Magazine article The Spectator

Why, Surprisingly, Blairites Don't Agree That Mr Cook Is a Write-Off

Magazine article The Spectator

Why, Surprisingly, Blairites Don't Agree That Mr Cook Is a Write-Off

Article excerpt

Most Westminster insiders believe that the Macpherson report was leaked by a junior minister at the Home Office, who was hoping to force Sir Paul Condon out of office. But Mr Blair decided to protect Sir Paul, so the leak miscarried, and the suspected leaker is now looking edgy and ill at ease. If he is nailed, and it can be proved that it was a minister who was responsible for the leak, which his boss Jack Straw then tried to injunct, the guilty man could not hope to remain in office. With leaks, it is always hard to turn suspicion into proof, so he may survive. But the so-called independent inquiry into the leak will only have credibility if it takes evidence on oath.

The inquiry was, however, designed to deflect criticism, not to uncover the truth. There is absolutely no sign that the moral aspects of the question are troubling Mr Straw, or the Prime Minister. In No. 10, they are only interested in the 11th commandment: `Thou shalt not be found out.' For all Mr Blair's preachy affectations, his political morality is determined by the opinion polls; to him, ethics is what you can get away with. He is fortified in this insouciance by the knowledge that even if ministers are caught out, the government's standing will not suffer. That depends, apparently, on Mr Blair alone, and he seems to enjoy immunity from criticism.

But he is in danger of making one formidable enemy, who has considerable nuisance value. Almost since the day the Blair government took office, the Speaker, Betty Boothroyd, has been irritated by its casual contempt for the House of Commons. Important policy changes, which should be announced in the House, are regularly trailered in the press. Faced with the choice between observing the conventions and manipulating the headlines, ministers choose the headlines every time.

Miss Boothroyd takes her responsibilities seriously, as she should. On Tuesday, she was showing Prince William round the Commons, and reminding him in a jocular fashion about the way in which some of his forebears maltreated some of her predecessors. Madam Speaker is well aware that the evolution of her great office, as of the Commons itself, is inextricably entwined with Britain's constitutional liberties. I suspect that she often wishes that she could give Mr Blair a conducted tour of the Palace of Westminster, and a history lesson; he needs it more than Prince William does.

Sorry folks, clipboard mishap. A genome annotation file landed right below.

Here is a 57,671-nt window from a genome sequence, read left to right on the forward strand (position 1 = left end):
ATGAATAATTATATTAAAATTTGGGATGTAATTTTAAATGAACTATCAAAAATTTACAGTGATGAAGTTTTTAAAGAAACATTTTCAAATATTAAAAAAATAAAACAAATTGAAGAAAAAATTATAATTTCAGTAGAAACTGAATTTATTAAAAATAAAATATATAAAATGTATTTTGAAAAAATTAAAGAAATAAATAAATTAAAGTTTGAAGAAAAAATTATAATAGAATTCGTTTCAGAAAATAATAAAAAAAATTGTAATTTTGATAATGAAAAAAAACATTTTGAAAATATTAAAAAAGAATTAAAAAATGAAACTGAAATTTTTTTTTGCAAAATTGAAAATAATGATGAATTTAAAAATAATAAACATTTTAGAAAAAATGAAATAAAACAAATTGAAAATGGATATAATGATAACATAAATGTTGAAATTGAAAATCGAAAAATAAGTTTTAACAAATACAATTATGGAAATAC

The same is true of Robin Cook, guilty of misbehaviour in accepting a leak of the select committee report on Sierra Leone. In deciding to refer the whole affair to the Committee of Privileges, Miss Boothroyd dismayed the government; its arrogant complacency was briefly ruffled. But she is determined not to let the matter drop, and will almost certainly claim one ministerial victim: not Mr Cook, but one of his deputies, the hapless Tony Lloyd. It is almost possible to feel sorry for Mr Lloyd; this is the second time that he has been the Foreign Office's whipping-boy, receiving chastisement which would have been more deservedly inflicted upon Mr Cook. But just as Napoleon wanted lucky marshals, Tony Blair likes lucky ministers, and Mr Lloyd exhausted his reserves of luck in surviving the last reshuffle.

Mr Cook might seem to be even more unlucky. Not so: he deserves his misfortunes. But the manner in which he received the leak may provide a clue to his changing political ambitions.

Betty Boothroyd epitomises the best of old Labour, but anyone tempted to become too romantic about that declining species should first consider Ernie Ross. …

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